It's official - the horror and fear and paranoia has just become too much, and tipped over into complete hilarity. The day, 16th October 2008. The time, 8pm. The event, Jeremy Vine striding into view in Panorama: Holy Giddy Fuckholes, Where's My Christing Money Gone?! (or something like that).
Credit crunch global share bank cash meltdown. Never has a major news story made me feel quite so bloody dense. No matter how many BBC news website simplifications I read, how many terrifically intelligent people I question, I am still completely clueless as to what particular brand of apocalypse the world is spiralling into. The Governor of the Bank of England could come to my house and daub a comforting summary of the situation on my wall using crayons and plasticine and I would still be found ten minutes later gently sobbing under the sink, desperately stuffing five pound notes into the cracks in the floorboards. Auntie Beeb has sniffed the stench of human suffering on the winds, and sent out the good ship Vine to settle our nerves once and for all. Yes, the money nightmare has finally reached the point of self-parody.
It's often said that The Day Today foretold the development in television news broadcasting with unnerving accuracy. In fact, there's probably enough empirical evidence within those six half-hours of comedy gold to suggest the creators are actually robots from the future, charged with a bizarre mission of satirising us into submission. But tonight's Panorama was something different. It's as if they have made a Gus Van Sant-style shot for shot remake of the infamous and brilliant WAR! episode. From the cavernous studio filled with alarming backlit logos, Jeremy Vine emotes wildly at the camera, which glides past him to alight upon Robert Peston, stood in a glassy-eyed news trance. A sharply professional blonde in the corner eyes us cooly from within a maelstrom of viewer emails, promising to take us "inside the financial tsunami." There's a Panorama Debt Clock (sadly not made of cardboard and suspended around the neck of David Schneider.) Standing by, Douglas Hurd. (actually, Suralan Sugar) It's almost a jolt to the system when you don't see Steve Coogan monitoring the Panorama News Pipe. But five minutes later, as if to hammer the point firmly into our skulls, a credit crunch victim is interviewed wearing an Alan Partridge t-shirt. It's all absolutely absurd, and completely wonderful.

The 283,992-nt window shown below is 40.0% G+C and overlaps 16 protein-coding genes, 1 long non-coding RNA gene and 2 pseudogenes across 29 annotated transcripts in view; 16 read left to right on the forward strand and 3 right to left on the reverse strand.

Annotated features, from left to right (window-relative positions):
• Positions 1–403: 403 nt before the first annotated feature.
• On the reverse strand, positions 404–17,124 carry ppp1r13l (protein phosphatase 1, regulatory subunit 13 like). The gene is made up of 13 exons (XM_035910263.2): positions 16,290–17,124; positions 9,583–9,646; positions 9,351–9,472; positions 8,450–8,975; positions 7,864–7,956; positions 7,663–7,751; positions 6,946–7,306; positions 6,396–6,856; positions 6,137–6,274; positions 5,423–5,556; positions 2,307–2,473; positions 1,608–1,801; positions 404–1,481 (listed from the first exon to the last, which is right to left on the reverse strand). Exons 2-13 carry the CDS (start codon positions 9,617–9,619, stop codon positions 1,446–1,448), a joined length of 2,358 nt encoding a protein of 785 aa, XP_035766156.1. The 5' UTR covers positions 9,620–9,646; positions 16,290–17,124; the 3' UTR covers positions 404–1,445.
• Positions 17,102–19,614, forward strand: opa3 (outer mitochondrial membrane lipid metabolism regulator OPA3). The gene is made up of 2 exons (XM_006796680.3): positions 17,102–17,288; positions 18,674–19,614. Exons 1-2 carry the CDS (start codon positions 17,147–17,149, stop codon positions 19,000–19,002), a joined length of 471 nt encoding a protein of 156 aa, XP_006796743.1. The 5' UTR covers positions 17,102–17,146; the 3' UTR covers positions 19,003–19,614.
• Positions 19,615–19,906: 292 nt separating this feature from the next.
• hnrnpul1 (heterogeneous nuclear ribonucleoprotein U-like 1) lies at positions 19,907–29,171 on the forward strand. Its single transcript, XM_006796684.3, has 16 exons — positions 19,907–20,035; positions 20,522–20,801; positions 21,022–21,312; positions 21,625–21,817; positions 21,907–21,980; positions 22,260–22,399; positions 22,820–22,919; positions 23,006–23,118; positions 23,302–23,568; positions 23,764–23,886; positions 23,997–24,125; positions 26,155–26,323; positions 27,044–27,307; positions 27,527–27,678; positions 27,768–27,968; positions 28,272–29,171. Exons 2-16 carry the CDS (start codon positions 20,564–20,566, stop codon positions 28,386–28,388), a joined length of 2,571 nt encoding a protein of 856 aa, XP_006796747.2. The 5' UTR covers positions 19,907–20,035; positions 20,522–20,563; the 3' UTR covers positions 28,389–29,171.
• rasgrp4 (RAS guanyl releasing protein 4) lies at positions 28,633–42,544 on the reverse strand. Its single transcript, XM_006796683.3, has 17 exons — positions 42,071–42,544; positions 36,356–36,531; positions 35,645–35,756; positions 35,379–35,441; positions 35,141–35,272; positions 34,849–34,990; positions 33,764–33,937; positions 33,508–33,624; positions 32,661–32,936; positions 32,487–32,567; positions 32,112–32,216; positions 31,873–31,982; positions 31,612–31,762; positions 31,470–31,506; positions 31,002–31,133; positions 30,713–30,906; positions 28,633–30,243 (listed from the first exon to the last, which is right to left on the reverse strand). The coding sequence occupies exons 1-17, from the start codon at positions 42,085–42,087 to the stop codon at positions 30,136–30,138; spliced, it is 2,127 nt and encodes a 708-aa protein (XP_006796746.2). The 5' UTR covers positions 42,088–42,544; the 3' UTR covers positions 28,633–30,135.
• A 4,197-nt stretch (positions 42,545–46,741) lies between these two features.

To give the programme makers some miniature dues, it all settles down into a fairly standard BBC "That's all very well, but what about me, Mr Average Joe?" pointlessly interactive Q&A session, which could have slotted into three minutes on the Breakfast sofa. Jezza Vizza does his "Man of the people!" schtick, harrying a startled spokesman from the Council of Mortgage Lenders on the issue of 125% loans, as if that well-and-truly bolted horse had trampled his mum on the way out. Suralan seemed genuinely confused by the whole situation, and waxed lyrical on the good old days, where there were no overpriced consultants and your "acaaaaantant" would advise you on the best ways to swindle the taxman and dissolve the corpses of your enemies. And boneheaded bozos emailed in whiny diatribes about their dwindling endowments, mostly ending with the irritating entreaty "Who's going to bail ME out?" No-one, you morons. This is what happens when you GAMBLE on the STOCK MARKET. Christ, I have barely a penny to rub against nothing at all, and even I know that "the value of your policy may go down as well as up." The evil bankers are only legally obliged to say that every single time they advertise their products.
But what do I know. My entire fortune has been digested into mouse poo. Never mind - the rate we're going, that'll be legal tender within the year. Bring on the trumpets!